13. teach passionately

Taken from the Scottish Book Trust's downloadable pdf, Teachers as Readers (PDF)

Reading role models for boys

In teaching’s female-dominated profession, it is important for boys to see male reading role models too.

  • Provide positive male role models. Invite guest readers; encourage fathers to read with sons, be a role model as a teacher within the school.
  • Invite male authors and allow students time to interact with them through workshops on reading and writing.
  • Fathers or other significant males in a boy’s life, who read and are seen to be readers, are vital.

Find out more about boys and reading.

Be a reading superhero

Be inspired by the My Reading Superhero videos. These animated short episodes celebrate the teachers, librarians and family members who read to and have inspired children to read.

What to read

To be a reading role model, (sharing what you are going to read, and what you have read with your students) it’s important you continually add to your knowledge of children’s and young adult (YA) literature. As well as reading fiction, consider non-fiction topics that are likely to appeal to some boys and 'hook' them into reading.

A few suggestions to increase your knowledge of children's literature:

  • Set yourself a challenge to increase your children's / YA book knowledge or join an existing challenge such as the Goodreads Reading Challenge.
  • Keep a personal or classroom reading log online, eg on Goodreads or LibraryThing.
  • Ask your students for recommendations about what they think you should read. It shows you value their reading opinions.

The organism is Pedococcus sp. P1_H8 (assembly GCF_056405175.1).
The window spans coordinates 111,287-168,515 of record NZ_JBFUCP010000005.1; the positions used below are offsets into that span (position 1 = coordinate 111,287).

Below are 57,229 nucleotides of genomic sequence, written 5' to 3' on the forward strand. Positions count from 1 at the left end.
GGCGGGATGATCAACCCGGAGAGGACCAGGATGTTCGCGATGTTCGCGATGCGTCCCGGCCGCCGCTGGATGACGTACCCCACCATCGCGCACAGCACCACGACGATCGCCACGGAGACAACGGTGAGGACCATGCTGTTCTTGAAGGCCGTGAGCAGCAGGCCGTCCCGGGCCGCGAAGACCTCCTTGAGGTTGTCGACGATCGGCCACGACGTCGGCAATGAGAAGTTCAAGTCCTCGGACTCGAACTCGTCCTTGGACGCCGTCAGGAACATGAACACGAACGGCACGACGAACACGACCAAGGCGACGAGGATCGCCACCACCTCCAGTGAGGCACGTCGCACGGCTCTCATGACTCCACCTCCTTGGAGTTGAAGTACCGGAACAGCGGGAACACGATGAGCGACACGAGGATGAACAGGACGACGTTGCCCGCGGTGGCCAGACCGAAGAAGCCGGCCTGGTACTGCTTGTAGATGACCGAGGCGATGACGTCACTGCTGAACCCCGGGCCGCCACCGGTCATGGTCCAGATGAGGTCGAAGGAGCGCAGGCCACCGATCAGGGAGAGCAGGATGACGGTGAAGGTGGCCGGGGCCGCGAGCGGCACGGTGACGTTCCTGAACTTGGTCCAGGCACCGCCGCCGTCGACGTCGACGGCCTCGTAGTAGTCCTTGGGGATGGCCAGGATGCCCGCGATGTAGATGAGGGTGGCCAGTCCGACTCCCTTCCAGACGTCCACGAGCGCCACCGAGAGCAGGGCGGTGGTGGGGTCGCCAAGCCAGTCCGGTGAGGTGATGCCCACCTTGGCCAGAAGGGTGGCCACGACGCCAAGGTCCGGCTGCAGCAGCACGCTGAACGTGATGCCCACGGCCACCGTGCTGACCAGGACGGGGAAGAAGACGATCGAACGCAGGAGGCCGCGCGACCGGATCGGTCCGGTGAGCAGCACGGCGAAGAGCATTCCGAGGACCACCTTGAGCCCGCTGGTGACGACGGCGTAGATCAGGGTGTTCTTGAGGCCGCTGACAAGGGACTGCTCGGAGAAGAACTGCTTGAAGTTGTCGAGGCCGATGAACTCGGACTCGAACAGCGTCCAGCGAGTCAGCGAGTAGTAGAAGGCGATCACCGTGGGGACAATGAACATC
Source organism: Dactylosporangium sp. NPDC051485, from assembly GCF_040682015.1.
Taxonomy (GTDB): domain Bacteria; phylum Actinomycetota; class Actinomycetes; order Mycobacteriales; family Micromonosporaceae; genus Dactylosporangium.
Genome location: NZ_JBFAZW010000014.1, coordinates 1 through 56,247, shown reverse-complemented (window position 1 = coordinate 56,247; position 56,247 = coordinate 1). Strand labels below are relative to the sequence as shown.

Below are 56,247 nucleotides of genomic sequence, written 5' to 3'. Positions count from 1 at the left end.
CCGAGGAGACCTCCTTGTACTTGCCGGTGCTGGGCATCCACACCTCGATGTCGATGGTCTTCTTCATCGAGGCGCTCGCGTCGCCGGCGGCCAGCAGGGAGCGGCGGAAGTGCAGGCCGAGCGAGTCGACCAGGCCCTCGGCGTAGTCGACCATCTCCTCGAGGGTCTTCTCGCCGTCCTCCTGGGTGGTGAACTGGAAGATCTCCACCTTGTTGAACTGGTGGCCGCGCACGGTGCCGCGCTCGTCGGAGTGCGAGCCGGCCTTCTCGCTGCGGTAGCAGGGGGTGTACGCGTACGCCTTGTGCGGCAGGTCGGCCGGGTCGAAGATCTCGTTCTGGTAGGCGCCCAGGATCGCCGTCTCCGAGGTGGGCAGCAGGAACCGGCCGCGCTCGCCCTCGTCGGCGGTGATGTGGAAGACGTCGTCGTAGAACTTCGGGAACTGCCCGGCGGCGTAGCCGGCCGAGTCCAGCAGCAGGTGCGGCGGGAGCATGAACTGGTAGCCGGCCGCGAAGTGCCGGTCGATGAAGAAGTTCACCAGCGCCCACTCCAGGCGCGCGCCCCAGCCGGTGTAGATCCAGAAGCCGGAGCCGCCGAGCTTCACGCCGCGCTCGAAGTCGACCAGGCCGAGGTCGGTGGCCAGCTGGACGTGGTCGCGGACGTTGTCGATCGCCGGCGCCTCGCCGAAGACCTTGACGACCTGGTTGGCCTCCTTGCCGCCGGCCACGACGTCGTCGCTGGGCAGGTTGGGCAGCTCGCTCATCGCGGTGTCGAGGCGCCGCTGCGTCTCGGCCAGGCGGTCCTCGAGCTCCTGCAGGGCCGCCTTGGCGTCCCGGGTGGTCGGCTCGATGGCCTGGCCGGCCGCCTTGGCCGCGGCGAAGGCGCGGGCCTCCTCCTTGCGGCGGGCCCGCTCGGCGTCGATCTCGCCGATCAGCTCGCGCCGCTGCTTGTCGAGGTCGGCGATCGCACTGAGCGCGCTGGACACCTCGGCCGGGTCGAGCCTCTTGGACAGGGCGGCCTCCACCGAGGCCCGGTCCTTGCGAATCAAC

• Ask for recommendations from local public librarians and bookshops.
  • Are there expectations of teachers to be readers at your school? Set up a staff book club, promote books and book discussions in the staff rooms, morning tea etc.
  • Have library staff and literacy leaders work together to increase staff knowledge of Māori and Pasifika literature, including digital resources. This could form part of your professional learning programme.
  • Attend your local school library network meetings with the Services to Schools facilitator. Contact 0800 LibLine (0800 542 5463) for more information.

"If we want students to develop a devotion to reading, we need to show them evidence of our devotion to it.” Lucy McCormick Calkins.

Remember all teachers are teachers of reading - not just English teachers.

Further resources

Think about:

  • what you will read; genres / authors / series / formats, and
  • where you will get your books from - school / public / National Library.

There are a variety of resources, organisations and sites such as www.goodreads.com, which have reviews of children's and YA literature, book lists and ideas to help you decide what to read.

Connect to some blogs and publishers’ sites about children's and YA books such as:

Children's literature resources and organisations

Joining reading and literary organisations can help keep you connected and up-to-date with developments in reading and literacy research and literature. Call in to your local library and booksellers, visit publishers’ websites and see what's new on the Booksellers website.

Organisations include:

This is only a handful of the numerous resources available. Save the most useful on your school library site, send out to syndicates or the English Department in your school, and share at staff meetings.

Reading for pleasure and reading widely makes you a great reading role model.